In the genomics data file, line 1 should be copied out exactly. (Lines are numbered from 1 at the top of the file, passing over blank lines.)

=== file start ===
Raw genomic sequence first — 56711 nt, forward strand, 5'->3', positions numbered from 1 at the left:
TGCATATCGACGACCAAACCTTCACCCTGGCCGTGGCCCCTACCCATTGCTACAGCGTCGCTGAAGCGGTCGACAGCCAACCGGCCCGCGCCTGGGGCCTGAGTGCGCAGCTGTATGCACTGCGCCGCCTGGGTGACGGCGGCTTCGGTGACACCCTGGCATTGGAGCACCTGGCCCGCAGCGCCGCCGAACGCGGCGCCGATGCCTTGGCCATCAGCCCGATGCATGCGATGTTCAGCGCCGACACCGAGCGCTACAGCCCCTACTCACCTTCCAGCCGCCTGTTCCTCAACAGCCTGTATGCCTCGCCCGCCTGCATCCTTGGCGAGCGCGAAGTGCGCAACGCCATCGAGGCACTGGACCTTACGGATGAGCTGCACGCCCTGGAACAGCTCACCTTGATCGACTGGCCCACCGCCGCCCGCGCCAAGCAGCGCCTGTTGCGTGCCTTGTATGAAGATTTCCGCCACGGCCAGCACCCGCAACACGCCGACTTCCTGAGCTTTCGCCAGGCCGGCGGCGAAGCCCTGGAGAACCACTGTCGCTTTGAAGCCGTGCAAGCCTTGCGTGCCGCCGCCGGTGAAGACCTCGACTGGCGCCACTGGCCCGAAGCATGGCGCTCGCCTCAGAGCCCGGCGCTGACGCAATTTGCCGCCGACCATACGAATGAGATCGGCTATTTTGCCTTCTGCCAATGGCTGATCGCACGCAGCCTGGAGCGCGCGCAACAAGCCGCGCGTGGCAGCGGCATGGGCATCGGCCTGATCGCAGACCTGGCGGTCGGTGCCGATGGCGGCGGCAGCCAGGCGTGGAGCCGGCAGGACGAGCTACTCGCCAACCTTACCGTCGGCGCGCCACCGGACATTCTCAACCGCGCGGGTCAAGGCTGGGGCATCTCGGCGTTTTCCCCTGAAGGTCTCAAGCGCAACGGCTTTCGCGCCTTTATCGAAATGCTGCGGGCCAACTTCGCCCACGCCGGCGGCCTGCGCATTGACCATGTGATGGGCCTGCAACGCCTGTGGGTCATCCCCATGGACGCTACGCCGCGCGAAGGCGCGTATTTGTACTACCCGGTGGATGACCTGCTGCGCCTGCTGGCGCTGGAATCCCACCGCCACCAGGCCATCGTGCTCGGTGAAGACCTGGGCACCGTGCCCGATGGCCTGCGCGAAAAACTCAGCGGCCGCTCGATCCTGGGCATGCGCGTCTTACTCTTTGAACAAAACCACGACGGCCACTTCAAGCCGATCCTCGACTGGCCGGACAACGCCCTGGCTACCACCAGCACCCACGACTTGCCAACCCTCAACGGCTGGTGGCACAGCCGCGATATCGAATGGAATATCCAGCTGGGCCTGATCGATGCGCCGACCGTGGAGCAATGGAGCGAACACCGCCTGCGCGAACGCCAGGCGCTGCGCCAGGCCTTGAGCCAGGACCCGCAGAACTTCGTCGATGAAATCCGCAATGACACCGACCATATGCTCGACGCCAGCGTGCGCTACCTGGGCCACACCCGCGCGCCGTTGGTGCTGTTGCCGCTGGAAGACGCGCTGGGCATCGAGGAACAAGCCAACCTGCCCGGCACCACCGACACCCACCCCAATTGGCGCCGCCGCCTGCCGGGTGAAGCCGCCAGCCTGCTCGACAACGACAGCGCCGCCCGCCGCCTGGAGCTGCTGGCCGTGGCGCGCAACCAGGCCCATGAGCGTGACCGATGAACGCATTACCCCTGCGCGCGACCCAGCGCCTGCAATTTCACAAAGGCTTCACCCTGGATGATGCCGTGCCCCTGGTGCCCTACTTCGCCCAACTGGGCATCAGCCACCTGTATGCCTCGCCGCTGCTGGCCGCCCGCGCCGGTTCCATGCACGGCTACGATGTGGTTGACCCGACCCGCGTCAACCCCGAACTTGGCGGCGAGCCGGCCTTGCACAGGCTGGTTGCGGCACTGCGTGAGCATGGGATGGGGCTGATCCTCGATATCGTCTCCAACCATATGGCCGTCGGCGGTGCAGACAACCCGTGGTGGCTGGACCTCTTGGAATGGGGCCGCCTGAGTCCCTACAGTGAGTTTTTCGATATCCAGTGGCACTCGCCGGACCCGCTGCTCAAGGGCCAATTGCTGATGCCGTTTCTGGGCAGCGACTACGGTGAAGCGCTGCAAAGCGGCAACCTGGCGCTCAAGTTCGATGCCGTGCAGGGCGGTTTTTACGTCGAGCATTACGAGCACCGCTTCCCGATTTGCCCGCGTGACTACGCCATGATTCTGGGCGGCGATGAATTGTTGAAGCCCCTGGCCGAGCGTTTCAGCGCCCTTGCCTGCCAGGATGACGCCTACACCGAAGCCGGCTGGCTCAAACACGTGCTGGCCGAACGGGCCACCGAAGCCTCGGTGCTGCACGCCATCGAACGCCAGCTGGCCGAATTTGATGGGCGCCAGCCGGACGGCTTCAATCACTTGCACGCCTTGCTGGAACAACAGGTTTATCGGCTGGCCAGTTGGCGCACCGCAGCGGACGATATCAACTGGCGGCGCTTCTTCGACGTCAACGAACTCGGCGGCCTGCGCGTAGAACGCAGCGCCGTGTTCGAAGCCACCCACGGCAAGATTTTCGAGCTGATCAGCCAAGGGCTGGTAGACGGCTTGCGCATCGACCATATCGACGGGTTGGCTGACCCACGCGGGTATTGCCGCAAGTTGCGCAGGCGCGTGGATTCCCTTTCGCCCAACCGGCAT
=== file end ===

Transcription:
Raw genomic sequence first — 56711 nt, forward strand, 5'->3', positions numbered from 1 at the left: